Public services feel the pressure as Omicron cases threaten staff shortages
Public services are resorting to emergency plans to mitigate staff shortages caused by the Omicron variant of coronavirus.
At least six hospital trusts have declared critical incidents – where priority services may be under threat.
Boris Johnson said on Monday that he would “make sure that we look after our NHS any way that we can”.
And the Education Secretary said schools should be prepared to merge classes into large groups if staff levels dipped too low.
But health leaders warned the health service was “in a state of crisis”, and a headteacher predicted remote learning could return if school staff were struck down with the virus.
The Daily Telegraph reported that up to 10 million “critical” workers would be able to access Covid tests through their employers, after days of complaints that they could not be ordered online and stocks in pharmacies were patchy.
The newspaper said health, education, transport and utilities workers would be included in the scheme, which could be announced as early as this week following a meeting of Cabinet’s Covid Operations Committee on either Tuesday or Wednesday.
But in the meantime Chris Hopson, chief executive of NHS Providers, which represents health trusts, said “a number of trusts across country have declared internal critical incidents over the last few days”.
One of those was United Lincolnshire Hospitals NHS Trust, where “extreme and unprecedented” staff shortages were expected to result in “compromised care”.
And chief executive of University Hospitals of Morecambe Bay, Aaron Cummins, confirmed in a statement that the trust had declared an “internal critical incident”.
In an internal message from Mr Cummins shared on Twitter, he told staff that “sadly, despite everyone’s best efforts, many of our patients are still receiving a level of care and experience that falls below the level of standards we would like”.
Meanwhile, Geoff Barton, general secretary of the Association of School and College Leaders, said: “It’s hard to imagine that if the NHS is being affected, that retail is being affected, if sporting fixtures are being affected, it’s hard to see why you wouldn’t in schools and colleges have the same issues around staff shortages.”
Bin collections and train services have also been hit.
A further 157,758 lab-confirmed Covid-19 cases were recorded in England and Scotland as of 9am on Monday, the Government said.
Scotland saw its highest number of daily cases yet, while numbers for Wales and Northern Ireland had not been reported on Monday night.
The Government also said a further 42 people had died in England within 28 days of testing positive for Covid-19.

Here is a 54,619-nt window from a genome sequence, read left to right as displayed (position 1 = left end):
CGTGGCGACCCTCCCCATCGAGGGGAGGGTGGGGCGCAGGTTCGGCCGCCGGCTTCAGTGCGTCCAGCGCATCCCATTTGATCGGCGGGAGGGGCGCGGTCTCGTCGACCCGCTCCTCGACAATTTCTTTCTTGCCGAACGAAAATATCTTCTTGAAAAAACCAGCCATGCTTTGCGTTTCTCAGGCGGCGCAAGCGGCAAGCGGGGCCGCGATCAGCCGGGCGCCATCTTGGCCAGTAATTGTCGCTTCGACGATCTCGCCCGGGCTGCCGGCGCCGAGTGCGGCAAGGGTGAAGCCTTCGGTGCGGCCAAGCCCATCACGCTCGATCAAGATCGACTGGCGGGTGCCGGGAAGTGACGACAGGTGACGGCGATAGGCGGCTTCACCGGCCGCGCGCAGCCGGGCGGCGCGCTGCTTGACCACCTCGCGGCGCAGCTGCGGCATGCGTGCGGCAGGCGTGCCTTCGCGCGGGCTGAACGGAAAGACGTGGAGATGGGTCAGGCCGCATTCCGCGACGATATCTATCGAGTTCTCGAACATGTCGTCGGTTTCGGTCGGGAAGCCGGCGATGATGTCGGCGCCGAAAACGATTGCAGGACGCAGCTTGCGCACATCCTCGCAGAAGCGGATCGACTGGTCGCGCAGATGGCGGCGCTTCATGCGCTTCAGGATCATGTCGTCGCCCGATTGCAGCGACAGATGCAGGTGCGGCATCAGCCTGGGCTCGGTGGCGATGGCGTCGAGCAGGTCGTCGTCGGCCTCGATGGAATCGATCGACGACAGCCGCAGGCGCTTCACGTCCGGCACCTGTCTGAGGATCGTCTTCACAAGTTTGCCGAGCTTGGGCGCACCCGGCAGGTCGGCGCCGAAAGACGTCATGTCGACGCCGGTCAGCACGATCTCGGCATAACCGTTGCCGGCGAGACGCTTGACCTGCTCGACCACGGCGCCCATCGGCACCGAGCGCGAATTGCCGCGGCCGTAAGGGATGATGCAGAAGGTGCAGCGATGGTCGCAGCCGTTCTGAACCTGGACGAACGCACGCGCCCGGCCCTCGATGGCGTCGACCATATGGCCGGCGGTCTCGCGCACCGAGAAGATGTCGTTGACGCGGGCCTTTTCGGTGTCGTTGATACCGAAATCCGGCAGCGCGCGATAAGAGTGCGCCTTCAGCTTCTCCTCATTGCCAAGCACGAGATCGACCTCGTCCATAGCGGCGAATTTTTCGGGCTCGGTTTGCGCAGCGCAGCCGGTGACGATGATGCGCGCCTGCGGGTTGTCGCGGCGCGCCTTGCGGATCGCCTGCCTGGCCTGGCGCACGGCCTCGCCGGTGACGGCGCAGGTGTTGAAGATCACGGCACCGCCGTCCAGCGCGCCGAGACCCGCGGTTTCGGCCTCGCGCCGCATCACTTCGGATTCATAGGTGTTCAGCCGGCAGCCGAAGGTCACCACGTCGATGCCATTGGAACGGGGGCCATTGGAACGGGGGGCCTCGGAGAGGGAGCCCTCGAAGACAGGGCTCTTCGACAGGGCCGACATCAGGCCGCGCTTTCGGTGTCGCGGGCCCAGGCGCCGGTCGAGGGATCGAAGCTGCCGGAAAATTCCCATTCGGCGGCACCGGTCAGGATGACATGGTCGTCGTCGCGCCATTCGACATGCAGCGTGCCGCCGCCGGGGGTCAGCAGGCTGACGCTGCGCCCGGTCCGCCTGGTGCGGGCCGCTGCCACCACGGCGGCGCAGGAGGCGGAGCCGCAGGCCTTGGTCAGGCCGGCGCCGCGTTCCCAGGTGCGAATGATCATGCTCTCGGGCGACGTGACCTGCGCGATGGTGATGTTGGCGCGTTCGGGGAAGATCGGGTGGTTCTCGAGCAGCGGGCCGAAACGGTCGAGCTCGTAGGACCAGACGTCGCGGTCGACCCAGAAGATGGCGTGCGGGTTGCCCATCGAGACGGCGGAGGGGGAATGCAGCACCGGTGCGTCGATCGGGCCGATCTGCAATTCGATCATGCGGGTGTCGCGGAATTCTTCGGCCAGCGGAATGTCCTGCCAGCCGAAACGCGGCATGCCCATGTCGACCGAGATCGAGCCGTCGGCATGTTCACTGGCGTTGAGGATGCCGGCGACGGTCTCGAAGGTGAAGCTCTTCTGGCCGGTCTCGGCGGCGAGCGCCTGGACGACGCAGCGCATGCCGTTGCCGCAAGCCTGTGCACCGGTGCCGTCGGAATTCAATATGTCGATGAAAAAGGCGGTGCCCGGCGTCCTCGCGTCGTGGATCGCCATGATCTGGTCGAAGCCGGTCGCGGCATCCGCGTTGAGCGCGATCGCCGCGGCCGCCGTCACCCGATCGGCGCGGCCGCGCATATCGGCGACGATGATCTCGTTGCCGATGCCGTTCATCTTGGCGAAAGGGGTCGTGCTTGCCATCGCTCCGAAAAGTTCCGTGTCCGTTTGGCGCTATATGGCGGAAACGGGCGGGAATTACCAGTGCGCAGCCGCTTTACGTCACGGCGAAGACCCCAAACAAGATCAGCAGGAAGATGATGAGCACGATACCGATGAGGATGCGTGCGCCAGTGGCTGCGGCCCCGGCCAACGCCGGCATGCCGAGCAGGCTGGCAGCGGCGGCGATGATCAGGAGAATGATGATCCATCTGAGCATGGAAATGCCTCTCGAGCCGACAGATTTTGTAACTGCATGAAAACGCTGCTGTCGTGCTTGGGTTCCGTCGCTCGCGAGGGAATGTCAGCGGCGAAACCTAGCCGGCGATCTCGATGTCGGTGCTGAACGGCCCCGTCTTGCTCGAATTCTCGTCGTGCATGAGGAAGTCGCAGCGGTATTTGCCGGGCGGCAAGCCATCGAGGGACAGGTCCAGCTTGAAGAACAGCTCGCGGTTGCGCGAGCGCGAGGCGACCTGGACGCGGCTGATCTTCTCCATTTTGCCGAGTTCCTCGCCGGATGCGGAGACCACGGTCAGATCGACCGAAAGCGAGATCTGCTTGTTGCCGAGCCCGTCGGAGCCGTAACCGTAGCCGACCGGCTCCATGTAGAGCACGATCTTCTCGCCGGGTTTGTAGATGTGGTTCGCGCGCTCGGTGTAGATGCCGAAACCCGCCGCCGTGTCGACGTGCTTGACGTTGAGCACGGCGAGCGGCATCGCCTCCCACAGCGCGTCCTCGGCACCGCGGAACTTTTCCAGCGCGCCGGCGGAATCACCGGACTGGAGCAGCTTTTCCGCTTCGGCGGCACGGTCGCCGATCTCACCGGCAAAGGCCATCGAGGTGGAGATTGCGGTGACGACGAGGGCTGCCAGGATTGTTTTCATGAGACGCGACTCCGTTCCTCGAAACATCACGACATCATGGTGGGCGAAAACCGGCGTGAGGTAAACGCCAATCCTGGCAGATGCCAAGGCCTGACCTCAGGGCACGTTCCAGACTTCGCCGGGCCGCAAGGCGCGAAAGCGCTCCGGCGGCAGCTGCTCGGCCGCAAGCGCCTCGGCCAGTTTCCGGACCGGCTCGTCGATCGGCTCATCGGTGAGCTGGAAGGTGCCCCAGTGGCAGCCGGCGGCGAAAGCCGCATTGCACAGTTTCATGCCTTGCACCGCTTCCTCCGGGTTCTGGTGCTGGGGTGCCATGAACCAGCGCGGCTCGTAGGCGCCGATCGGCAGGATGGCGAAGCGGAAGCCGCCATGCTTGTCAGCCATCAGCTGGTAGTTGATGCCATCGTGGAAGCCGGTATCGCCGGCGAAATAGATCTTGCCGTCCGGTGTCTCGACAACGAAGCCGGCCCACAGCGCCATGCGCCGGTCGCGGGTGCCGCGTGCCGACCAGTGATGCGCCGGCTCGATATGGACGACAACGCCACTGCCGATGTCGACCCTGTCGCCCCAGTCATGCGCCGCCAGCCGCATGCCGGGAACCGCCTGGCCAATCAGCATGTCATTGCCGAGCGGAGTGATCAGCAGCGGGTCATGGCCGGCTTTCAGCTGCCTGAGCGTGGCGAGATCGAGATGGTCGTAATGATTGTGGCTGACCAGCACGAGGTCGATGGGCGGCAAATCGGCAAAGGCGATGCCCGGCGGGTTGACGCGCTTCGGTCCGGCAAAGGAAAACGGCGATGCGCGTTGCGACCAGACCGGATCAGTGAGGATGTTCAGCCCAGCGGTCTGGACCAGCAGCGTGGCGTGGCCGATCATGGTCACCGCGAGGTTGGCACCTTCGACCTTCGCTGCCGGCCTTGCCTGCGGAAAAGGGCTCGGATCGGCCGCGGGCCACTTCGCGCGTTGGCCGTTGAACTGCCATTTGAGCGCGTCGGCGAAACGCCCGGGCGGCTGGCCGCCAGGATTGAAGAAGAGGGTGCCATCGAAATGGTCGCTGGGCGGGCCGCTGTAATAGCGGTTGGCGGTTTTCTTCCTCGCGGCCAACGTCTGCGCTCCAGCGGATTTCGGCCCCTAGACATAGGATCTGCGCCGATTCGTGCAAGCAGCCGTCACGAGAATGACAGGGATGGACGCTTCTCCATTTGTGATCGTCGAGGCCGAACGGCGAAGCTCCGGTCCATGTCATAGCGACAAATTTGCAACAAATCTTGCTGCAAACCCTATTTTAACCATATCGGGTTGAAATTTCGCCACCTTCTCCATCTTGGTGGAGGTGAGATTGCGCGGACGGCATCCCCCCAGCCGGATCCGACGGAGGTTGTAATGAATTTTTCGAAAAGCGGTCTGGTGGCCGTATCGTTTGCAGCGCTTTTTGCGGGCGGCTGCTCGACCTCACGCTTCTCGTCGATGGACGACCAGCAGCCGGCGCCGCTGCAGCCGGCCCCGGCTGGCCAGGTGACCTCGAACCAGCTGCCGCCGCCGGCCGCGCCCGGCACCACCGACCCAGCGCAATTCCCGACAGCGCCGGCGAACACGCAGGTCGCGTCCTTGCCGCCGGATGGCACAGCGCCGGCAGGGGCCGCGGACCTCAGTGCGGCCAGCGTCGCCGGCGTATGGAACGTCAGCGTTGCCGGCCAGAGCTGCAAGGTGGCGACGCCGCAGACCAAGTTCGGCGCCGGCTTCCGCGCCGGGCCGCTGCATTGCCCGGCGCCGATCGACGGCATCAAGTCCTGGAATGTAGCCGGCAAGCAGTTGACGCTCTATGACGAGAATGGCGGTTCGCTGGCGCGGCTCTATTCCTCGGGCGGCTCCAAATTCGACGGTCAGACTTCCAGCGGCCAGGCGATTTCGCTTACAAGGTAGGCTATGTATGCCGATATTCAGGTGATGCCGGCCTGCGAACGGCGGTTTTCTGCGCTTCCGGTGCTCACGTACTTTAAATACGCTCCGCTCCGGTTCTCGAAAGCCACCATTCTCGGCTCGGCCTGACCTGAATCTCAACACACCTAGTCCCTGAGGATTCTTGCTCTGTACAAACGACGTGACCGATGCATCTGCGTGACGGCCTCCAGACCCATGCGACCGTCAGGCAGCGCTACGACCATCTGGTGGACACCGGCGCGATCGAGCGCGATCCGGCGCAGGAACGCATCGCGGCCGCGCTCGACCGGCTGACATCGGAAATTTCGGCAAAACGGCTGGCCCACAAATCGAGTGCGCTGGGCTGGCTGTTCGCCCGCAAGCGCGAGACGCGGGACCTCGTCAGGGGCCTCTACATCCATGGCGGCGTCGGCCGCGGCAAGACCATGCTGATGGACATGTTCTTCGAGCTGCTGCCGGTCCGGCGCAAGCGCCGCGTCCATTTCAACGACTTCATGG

Separate figures published by the Office for National Statistics show there have now been 174,000 deaths registered in the UK where Covid-19 was mentioned on the death certificate.
On a visit to a vaccination centre on Monday, the Prime Minister said he appreciated the pressure staff were under, and that it was “vital that we make sure that we help them by trying to contain the pandemic” by getting vaccinated and following plan B measures.
Speaking at the Guttman Centre at Stoke Mandeville Stadium in Aylesbury, Buckinghamshire, he warned it would be “absolute folly to say that this thing is all over now bar the shouting”.
But he also said it was “very encouraging” to see children getting jabbed before going back to school.
Speaking to staff, Mr Johnson remarked on people of “all ages” queuing up to get a vaccine.
“Loads of kids too, it’s very encouraging to see. All the kids getting jabbed before they go back to school,” he said.
It comes as some pupils return to the classroom on Tuesday with new advice to wear masks in the classroom.
The move has been recommended for secondary school pupils in England, alongside testing twice a week.
Education Secretary Nadhim Zahawi said: “What we’re saying is, look, with Omicron, because it’s so infectious, we want to make sure that we give you as many tools to be able to make sure that education is open.”
But he admitted it was “more challenging, of course, to deliver education with masks on in the classroom”.
He said: “This is an aerosol-transmitted virus and if you’re wearing a mask, if you’re asymptomatic, then you’re less likely to infect other people.”
Mr Johnson admitted he was not happy about the plans but said they were necessary for now.
It is hoped the return of masks may prevent the need to disrupt children’s education further.
Mr Zahawi said: “The most important thing is to keep them (schools) open.
“We monitor staff absenteeism, I just said to you we’re running at about 8% last year. If that rises further then we look at things like merging classes, teaching in bigger numbers.”
Plan B measures to tackle coronavirus are set to be reviewed when MPs return to Parliament on Wednesday, when the Prime Minister will likely also face questions about reports in the Daily Mirror that he failed to self-isolate in January last year after coming into contact with a staff member who tested positive.
A Downing Street spokesperson told The Mirror Mr Johnson had been socially distanced from the staff member and was in their company for less than 15 minutes.
The spokesperson said: “He was not advised to isolate as the rules did not require him to do so.”Published: by Radio NewsHub